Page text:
# V.5 #1 Mathematics - Understanding Students’ Mathematics Identities: Setting the Stage for Positive

*Brought to you by Learning Disabilities Worldwide (LDW®) through the generosity of Saint Joseph'sUniversity.*

Mathematics. The mere mention of the word conjures up an array of affective images and responses from students and teachers alike. There are those mathematics aficionados who embrace the subject and approach it with confidence, those on the opposite spectrum who suffer from mathematics anxiety or phobia and shy away from tasks related to this subject or avoid them altogether, to an array of mathematics dispositions in between. Think about where you may fall along the spectrum and how you may have arrived there. Chances are that experiences in your formative years, notably prior school experiences, impacted your mathematics identity—your beliefs about yourself in relation to mathematics.

**The Social Context of Mathematics Beliefs**

In mathematics education research, it is well documented that beliefs about mathematics are formed as a result of social influences. Theorists generally agree that beliefs are created early in one’s life through a process of enculturation, social construction, and cultural transmission (Pajares, 1992; Seaman, Szydlik, Szydlik, & Beam, 2005). Beliefs are the product of upbringing, reflection of life experiences, and the result of socialization processes in schools (Raths, 2001) which includes the influence of other significant people in that environment (e.g., teachers, peers, and parents), cultural and personal values placed on the learning, and learner-related affective as well as cognitive variables (Leder, 1992).

Although family and culture do play a critical role in influencing beliefs about mathematics, the greatest factor shaping these beliefs appears to be accumulated prior school experiences. Mathematics classrooms are social settings. The social context enables or inhibits what is learned, how it is learned, and which students learn it. It is all too common to hear students say that they do not like mathematics, are not good at it, or just cannot do it. How often is the same said about English Language Arts? It appears to be more readily, even socially, acceptable to not like or be good at mathematics because in the United States there is a tendency to believe that learning mathematics is a question more of ability than effort (Lewin, 2008; McLeod, 1992). Consequently, we are more accepting of poorer performance in mathematics than other subjects. However, this attitude is problematic because it can genuinely hinder students in the future as they go through school and assume careers; it can result in having life-long negative mathematics identities.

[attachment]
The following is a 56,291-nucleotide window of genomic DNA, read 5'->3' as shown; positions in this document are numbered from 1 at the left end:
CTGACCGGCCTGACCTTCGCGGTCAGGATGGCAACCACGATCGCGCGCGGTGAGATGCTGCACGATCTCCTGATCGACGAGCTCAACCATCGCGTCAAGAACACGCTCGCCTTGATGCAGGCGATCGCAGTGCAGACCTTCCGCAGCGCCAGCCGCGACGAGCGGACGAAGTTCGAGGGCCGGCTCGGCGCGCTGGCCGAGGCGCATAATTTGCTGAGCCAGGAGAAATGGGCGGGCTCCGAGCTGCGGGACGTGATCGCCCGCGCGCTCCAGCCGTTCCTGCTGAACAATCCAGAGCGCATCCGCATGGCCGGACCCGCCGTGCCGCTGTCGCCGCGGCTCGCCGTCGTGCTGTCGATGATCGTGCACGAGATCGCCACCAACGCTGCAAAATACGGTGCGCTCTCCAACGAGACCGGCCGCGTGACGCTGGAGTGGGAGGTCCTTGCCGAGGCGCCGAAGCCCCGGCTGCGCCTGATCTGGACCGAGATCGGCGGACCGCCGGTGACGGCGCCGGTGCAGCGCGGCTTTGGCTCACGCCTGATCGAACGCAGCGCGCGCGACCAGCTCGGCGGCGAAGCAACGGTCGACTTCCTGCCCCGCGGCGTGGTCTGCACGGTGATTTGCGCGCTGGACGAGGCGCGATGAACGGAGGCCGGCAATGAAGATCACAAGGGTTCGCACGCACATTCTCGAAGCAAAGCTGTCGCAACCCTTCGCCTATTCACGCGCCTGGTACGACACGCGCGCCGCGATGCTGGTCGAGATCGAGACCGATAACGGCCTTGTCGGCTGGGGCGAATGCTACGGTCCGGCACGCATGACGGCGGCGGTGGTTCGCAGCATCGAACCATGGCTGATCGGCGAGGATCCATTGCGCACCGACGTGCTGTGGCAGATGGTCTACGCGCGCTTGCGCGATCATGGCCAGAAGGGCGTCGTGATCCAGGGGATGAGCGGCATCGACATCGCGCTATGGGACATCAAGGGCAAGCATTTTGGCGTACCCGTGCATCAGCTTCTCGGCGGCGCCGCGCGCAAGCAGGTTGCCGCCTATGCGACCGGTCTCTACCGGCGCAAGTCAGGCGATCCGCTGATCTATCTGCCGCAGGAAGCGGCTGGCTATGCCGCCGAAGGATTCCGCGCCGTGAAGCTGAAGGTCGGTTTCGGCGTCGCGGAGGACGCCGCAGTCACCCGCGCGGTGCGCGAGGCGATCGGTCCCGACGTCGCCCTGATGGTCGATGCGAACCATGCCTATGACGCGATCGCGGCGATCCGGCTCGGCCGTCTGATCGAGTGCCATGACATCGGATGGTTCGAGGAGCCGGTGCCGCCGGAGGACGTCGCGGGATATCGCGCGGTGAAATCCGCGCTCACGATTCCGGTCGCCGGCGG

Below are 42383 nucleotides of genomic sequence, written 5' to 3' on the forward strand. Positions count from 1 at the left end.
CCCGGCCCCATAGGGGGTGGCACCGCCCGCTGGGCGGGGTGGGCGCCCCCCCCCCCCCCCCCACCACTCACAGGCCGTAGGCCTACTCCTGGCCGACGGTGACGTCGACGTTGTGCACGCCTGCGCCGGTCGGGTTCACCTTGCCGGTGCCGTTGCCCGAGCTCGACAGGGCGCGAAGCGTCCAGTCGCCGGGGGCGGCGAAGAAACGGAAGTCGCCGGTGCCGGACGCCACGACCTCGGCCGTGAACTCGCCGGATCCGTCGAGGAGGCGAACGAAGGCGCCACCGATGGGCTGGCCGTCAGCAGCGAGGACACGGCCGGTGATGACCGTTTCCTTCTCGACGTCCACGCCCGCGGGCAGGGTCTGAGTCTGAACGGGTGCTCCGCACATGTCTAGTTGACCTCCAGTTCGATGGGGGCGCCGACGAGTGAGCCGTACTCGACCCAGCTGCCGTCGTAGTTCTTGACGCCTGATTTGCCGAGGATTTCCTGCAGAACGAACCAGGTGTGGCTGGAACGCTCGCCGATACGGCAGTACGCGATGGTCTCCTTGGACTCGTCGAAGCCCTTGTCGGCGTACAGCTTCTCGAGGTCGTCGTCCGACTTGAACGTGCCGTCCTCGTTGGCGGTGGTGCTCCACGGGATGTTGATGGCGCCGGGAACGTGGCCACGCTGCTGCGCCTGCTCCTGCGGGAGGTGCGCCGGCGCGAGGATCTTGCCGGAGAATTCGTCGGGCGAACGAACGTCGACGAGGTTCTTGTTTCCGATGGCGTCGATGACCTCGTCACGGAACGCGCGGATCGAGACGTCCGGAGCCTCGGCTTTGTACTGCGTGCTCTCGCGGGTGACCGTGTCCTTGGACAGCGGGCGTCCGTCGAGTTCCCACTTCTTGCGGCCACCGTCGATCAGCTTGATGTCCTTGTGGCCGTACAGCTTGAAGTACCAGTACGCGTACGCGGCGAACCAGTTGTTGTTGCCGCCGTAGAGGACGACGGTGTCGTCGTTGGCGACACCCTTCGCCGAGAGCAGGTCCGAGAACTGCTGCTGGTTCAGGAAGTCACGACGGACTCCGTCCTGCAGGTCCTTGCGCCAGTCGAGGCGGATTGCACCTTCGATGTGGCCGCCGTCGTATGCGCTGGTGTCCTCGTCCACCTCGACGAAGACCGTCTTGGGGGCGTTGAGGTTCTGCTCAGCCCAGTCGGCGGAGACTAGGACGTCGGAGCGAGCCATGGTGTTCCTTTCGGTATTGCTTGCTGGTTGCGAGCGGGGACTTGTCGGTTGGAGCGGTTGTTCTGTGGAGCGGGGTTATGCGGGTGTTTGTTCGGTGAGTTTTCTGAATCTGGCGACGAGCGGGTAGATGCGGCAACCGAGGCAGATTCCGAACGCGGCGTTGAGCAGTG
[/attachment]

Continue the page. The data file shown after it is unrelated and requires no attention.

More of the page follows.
**Understanding Students’ Mathematics Identities**

In order to avoid perpetuating cycles of negative mathematics affect, what can teachers do to potentially set students on positive mathematics journeys? With every school year, teachers have probably given a lot of thought to setting up the physical layout of the classroom and the scope and sequence of the curriculum, but what about building a community of mathematics learners? Given the educational climate of accountability, it would behoove teachers to get to know their students as mathematical beings. Having some sense of their beliefs about themselves in relation to mathematics at the start of each school year can help guide teachers’ practices. Below are some suggestions for formative assessments for how teachers can learn more about their students as mathematical beings at the onset of the school year.

**Grades K-2.**Begin with a simple sentence starter in which students can write their responses in a mathematics journal. This prompt might take the form of “I like mathematics because_______.” or “I don’t like mathematics because______.” Given the nascent writing stages of early elementary school students, keep the prompt short and only expect a response of a sentence or two. Those students with pronounced writing difficulties can dictate their responses